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REL Midwest Ask A REL Response

Early Childhood

May 2018

Question:

What does the research say about developmental screening tools for identifying preschool students with potential delays?



Response:

Following an established Regional Educational Laboratory (REL) Midwest protocol, we conducted a search for research reports, descriptive studies, and reviews on developmental screening tools for preschoolers. For details on the databases and sources, keywords, and selection criteria used to create this response, please see the Methods section at the end of this memo.

Below, we share a sampling of the publicly accessible resources on this topic. The search conducted is not comprehensive; other relevant references and resources may exist. The references are selected from the most commonly used research resources and may not be comprehensive. For each reference, we provide an abstract, excerpt, or summary written by the study’s author or publisher. References are listed in alphabetical order, not necessarily in order of relevance. We have not evaluated the quality of these references, but provide them for your information only.

Research References

Ackerman, D. J., & Coley, R. J. (2012). State Pre-K assessment policies: Issues and status. Princeton, NJ: Educational Testing Service. Retrieved from https://eric.ed.gov/?id=ED529449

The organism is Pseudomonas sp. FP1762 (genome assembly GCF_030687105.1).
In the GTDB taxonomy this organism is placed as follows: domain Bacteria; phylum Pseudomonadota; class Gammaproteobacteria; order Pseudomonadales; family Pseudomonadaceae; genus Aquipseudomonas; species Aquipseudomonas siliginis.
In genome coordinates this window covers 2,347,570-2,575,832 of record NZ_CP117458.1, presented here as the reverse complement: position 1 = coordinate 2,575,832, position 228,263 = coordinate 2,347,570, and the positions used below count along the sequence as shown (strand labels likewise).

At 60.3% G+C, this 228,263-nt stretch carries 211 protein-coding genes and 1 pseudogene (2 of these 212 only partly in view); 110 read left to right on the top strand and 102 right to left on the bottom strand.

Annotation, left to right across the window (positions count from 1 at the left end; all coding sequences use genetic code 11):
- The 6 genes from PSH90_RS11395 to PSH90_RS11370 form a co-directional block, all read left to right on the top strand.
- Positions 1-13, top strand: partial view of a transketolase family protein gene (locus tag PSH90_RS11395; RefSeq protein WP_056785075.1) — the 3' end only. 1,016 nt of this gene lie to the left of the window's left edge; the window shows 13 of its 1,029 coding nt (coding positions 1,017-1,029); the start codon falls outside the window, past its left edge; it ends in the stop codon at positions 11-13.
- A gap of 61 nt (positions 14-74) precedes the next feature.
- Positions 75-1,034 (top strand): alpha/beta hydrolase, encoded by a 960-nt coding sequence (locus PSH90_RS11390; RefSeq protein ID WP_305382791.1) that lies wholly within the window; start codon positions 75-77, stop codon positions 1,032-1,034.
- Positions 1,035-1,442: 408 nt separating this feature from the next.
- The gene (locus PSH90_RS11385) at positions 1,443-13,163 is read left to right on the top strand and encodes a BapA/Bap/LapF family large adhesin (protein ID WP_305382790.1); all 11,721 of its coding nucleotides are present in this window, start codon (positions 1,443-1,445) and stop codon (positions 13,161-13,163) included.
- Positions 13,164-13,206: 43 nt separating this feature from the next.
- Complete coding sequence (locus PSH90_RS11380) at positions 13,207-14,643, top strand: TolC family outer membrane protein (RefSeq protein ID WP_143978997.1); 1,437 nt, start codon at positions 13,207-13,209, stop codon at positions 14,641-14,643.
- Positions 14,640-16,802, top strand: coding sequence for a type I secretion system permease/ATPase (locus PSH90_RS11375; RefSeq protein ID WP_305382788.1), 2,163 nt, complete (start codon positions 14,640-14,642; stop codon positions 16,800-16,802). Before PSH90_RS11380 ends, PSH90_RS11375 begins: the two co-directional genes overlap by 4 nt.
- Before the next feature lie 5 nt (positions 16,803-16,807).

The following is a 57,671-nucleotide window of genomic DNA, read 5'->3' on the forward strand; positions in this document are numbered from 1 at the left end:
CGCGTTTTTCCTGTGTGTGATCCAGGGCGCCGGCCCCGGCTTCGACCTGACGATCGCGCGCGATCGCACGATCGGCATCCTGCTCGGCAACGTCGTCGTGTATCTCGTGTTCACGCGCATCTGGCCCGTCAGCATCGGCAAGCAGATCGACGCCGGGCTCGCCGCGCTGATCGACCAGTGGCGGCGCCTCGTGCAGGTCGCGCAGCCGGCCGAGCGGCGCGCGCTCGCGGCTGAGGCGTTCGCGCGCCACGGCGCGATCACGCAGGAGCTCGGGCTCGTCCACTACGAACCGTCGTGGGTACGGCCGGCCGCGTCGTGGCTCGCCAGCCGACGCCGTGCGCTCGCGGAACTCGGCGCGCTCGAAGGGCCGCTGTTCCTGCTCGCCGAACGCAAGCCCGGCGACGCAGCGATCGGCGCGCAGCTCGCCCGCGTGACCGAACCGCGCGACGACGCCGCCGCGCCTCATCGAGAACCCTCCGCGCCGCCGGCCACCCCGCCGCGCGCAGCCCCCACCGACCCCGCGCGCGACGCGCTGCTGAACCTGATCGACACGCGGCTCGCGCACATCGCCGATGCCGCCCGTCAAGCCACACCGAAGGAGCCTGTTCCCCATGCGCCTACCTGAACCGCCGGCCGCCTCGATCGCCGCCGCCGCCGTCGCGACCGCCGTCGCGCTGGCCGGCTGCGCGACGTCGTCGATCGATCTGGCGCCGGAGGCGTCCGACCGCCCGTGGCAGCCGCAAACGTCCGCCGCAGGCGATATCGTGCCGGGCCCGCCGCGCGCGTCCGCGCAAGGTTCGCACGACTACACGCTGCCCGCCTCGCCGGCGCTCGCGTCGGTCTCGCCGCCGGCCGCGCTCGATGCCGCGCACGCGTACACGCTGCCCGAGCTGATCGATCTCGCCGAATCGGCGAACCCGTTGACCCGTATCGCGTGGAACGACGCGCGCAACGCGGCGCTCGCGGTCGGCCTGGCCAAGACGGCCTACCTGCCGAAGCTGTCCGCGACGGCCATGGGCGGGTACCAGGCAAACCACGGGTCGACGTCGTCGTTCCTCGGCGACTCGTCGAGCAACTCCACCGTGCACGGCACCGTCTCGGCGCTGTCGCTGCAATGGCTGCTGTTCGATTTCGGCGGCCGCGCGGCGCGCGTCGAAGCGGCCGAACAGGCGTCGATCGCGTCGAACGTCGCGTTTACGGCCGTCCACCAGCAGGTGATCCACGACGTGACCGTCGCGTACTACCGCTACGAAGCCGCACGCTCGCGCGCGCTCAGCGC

From the ERIC abstract: “Preschool education is increasingly being recognized as an integral part of efforts to ensure that all children enter school ready to learn and as a way to help close the achievement gaps that exist at the time children enter kindergarten. Such efforts are growing across the country. According to the most recent data, 54 different preschool initiatives in 40 states serve over one million children, almost double the number served eight years earlier. As these programs and efforts to monitor them have grown, a common focus is on documenting children’s learning outcomes. Assessing young children, however, presents particular challenges. This report identifies and describes state-funded Pre-K assessment policies and programs operating in 2012 and discusses the special challenges related to assessing young children. A table for specific child outcome measures that must or may be used as per Pre-K Policy is appended.”

Brown, G., Scott-Little, C., Amwake, L., & Wynn, L. (2007). A review of methods and instruments used in state and local school readiness evaluations (Issues & Answers, REL 2007-No. 004). Washington, DC: U.S. Department of Education, Institute of Education Sciences, National Center for Education Evaluation and Regional Assistance, Regional Educational Laboratory Southeast. Retrieved from https://eric.ed.gov/?id=ED497789